Like most miniature painters, I painted leather for miniatures the same way for years and years. That technique was to just use browns, add some highlights, and wash it with more brown.
However, I always saw better painters create a more realistic look to leather with their painting and I admired it. So, one day I decided to try it, loved the results, and am here today to show you how to do it yourself.
Painting Worn Leather
Getting a realistic look to leather is a lot easier than you think. The trick is to give it a textured look. Real leather wears out in spots, areas that have a lot of contact with things, and lightens up. It can also get worn lines as well from folding in the same spots over and over.
So, those are the things we’ll replicate when painting the miniature and in turn give it a realistic look.
All the paints I use in this technique are from Citadel (Games Workshop).
Stippling or Sponging
The big trick to doing leather is all in the painting technique. So, I want to take a moment to chat about it.
Stippling is creating a layer using small dots. It creates a textured look in our case. To do it, you put some paint on the end of a brush and dot the leather repeatedly.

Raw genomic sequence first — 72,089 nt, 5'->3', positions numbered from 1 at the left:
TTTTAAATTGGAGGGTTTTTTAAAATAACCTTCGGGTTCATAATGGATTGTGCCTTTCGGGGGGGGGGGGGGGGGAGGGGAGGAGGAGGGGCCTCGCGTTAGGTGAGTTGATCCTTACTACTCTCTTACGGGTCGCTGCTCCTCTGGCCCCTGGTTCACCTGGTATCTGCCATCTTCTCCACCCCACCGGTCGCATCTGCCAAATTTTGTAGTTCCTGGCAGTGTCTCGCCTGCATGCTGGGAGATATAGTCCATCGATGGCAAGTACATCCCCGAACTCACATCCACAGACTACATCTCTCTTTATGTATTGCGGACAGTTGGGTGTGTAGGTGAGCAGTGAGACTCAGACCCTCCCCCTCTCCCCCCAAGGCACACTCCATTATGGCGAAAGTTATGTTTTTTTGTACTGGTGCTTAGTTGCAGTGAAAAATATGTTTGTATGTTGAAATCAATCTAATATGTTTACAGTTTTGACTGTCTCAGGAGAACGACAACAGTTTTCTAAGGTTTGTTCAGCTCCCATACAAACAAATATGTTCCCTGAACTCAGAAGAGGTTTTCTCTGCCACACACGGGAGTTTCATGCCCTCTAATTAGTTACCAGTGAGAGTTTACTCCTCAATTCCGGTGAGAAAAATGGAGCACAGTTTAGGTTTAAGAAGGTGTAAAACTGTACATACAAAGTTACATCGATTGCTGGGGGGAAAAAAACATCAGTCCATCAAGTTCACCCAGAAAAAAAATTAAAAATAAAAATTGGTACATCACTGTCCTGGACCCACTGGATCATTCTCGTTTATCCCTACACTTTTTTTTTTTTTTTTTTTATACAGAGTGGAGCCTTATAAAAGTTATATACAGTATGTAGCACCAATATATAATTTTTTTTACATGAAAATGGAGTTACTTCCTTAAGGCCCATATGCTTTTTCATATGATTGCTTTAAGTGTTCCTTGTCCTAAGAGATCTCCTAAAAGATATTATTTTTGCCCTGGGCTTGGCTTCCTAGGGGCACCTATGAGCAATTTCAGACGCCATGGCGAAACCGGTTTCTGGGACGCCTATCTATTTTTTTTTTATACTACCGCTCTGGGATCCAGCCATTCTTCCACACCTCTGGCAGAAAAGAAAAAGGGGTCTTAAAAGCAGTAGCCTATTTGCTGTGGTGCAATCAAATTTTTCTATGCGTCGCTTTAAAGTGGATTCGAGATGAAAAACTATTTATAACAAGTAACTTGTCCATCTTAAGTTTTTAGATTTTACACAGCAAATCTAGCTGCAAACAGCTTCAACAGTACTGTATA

What I’m going to do is use an old worn out brush for the stippling, so I can stab the paint on without worrying about ruining my brush. However, I do have a good brush on hand for the areas that are harder to get.
The brush I’m using to stipple with is an old one and I cut down the bristles.
All I do is load the brush with paint, wipe most of it off on a paper towel, and stab, stab, stab! It’s very much like drybrushing, but you stab instead of a brushing motion.
Now, you can do this with a sponge as well. It’s a lot quicker with a sponge because you can cover more area quickly and easily. You just get some paint on the sponge, sponge most of that paint off on a paper towel, then lightly dab the leather areas.
While I love using a sponge for doing leather, the problem with this model is the smaller pieces I’m working on, namely the boots, leather straps, etc.
Step #1 – Base Coat + Wash
Simple enough, I just base coat the leather areas and wash it. In my case, I’m using Rhinox Hide as the base coat and then using Nuln Oil (GW black wash) to wash the Rhinox Hide.
Nuln Oil Wash
Step #2 – First Layer
This is where I start building up the foundation for the worn leather look.
I take my base coat of Rhinox Hide and stipple the leather in the raised areas and the areas that will get light.
It doesn’t look like much at this point, but it’s all about building up the texture.
As I mentioned above, I also use a small detail brush for the tough spots where I can’t easily get in with the other brush, or a sponge if that’s the route you’re going. I like the Citadel Small Layer Brush, but any brush that gets a fine point will work.
So, for the leather straps around the miniature’s forearm, I use the detail brush and gently stipple with that.
Step #3 – Second Layer/Highlights